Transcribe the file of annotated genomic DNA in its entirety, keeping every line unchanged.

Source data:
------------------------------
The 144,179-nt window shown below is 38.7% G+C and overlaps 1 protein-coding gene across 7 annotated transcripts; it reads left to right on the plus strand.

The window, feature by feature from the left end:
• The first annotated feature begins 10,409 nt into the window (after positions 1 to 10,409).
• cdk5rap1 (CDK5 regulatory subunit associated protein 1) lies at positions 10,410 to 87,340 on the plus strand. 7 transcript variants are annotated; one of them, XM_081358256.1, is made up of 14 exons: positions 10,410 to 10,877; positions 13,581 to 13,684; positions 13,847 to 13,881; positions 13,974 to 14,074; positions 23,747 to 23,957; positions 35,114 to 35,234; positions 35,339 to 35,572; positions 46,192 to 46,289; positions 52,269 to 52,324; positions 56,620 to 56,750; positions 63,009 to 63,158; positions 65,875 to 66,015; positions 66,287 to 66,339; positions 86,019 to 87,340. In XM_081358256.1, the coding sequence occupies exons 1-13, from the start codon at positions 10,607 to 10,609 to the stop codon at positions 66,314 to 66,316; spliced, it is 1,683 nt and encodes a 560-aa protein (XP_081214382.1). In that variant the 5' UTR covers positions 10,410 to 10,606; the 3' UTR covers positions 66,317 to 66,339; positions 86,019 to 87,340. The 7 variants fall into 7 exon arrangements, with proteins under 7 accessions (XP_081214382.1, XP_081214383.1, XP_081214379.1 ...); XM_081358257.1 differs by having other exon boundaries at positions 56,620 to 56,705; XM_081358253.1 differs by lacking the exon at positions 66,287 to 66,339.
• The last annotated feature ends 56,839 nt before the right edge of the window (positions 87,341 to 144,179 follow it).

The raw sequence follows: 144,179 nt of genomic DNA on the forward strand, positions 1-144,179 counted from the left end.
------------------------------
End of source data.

The 144,179-nt window shown below is 38.7% G+C and overlaps 1 protein-coding gene across 7 annotated transcripts; it reads left to right on the plus strand.

The window, feature by feature from the left end:
• The first annotated feature begins 10,409 nt into the window (after positions 1 to 10,409).
• cdk5rap1 (CDK5 regulatory subunit associated protein 1) lies at positions 10,410 to 87,340 on the plus strand. 7 transcript variants are annotated; one of them, XM_081358256.1, is made up of 14 exons: positions 10,410 to 10,877; positions 13,581 to 13,684; positions 13,847 to 13,881; positions 13,974 to 14,074; positions 23,747 to 23,957; positions 35,114 to 35,234; positions 35,339 to 35,572; positions 46,192 to 46,289; positions 52,269 to 52,324; positions 56,620 to 56,750; positions 63,009 to 63,158; positions 65,875 to 66,015; positions 66,287 to 66,339; positions 86,019 to 87,340. In XM_081358256.1, the coding sequence occupies exons 1-13, from the start codon at positions 10,607 to 10,609 to the stop codon at positions 66,314 to 66,316; spliced, it is 1,683 nt and encodes a 560-aa protein (XP_081214382.1). In that variant the 5' UTR covers positions 10,410 to 10,606; the 3' UTR covers positions 66,317 to 66,339; positions 86,019 to 87,340. The 7 variants fall into 7 exon arrangements, with proteins under 7 accessions (XP_081214382.1, XP_081214383.1, XP_081214379.1 ...); XM_081358257.1 differs by having other exon boundaries at positions 56,620 to 56,705; XM_081358253.1 differs by lacking the exon at positions 66,287 to 66,339.
• The last annotated feature ends 56,839 nt before the right edge of the window (positions 87,341 to 144,179 follow it).

The raw sequence follows: 144,179 nt of genomic DNA on the forward strand, positions 1-144,179 counted from the left end.